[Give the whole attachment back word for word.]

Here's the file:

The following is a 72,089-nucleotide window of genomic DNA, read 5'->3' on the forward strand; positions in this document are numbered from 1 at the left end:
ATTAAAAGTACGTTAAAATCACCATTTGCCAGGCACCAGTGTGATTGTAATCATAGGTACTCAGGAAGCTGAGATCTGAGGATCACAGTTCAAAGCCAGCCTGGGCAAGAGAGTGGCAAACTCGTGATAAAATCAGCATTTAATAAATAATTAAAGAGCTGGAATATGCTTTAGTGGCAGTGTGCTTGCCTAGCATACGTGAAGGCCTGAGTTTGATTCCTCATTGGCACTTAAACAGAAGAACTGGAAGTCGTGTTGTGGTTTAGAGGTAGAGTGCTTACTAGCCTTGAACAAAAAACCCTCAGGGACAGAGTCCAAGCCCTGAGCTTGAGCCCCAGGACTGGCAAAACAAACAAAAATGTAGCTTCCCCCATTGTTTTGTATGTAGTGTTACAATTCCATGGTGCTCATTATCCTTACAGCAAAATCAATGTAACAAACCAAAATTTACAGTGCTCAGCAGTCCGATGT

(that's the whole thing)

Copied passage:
The following is a 72,089-nucleotide window of genomic DNA, read 5'->3' on the forward strand; positions in this document are numbered from 1 at the left end:
ATTAAAAGTACGTTAAAATCACCATTTGCCAGGCACCAGTGTGATTGTAATCATAGGTACTCAGGAAGCTGAGATCTGAGGATCACAGTTCAAAGCCAGCCTGGGCAAGAGAGTGGCAAACTCGTGATAAAATCAGCATTTAATAAATAATTAAAGAGCTGGAATATGCTTTAGTGGCAGTGTGCTTGCCTAGCATACGTGAAGGCCTGAGTTTGATTCCTCATTGGCACTTAAACAGAAGAACTGGAAGTCGTGTTGTGGTTTAGAGGTAGAGTGCTTACTAGCCTTGAACAAAAAACCCTCAGGGACAGAGTCCAAGCCCTGAGCTTGAGCCCCAGGACTGGCAAAACAAACAAAAATGTAGCTTCCCCCATTGTTTTGTATGTAGTGTTACAATTCCATGGTGCTCATTATCCTTACAGCAAAATCAATGTAACAAACCAAAATTTACAGTGCTCAGCAGTCCGATGT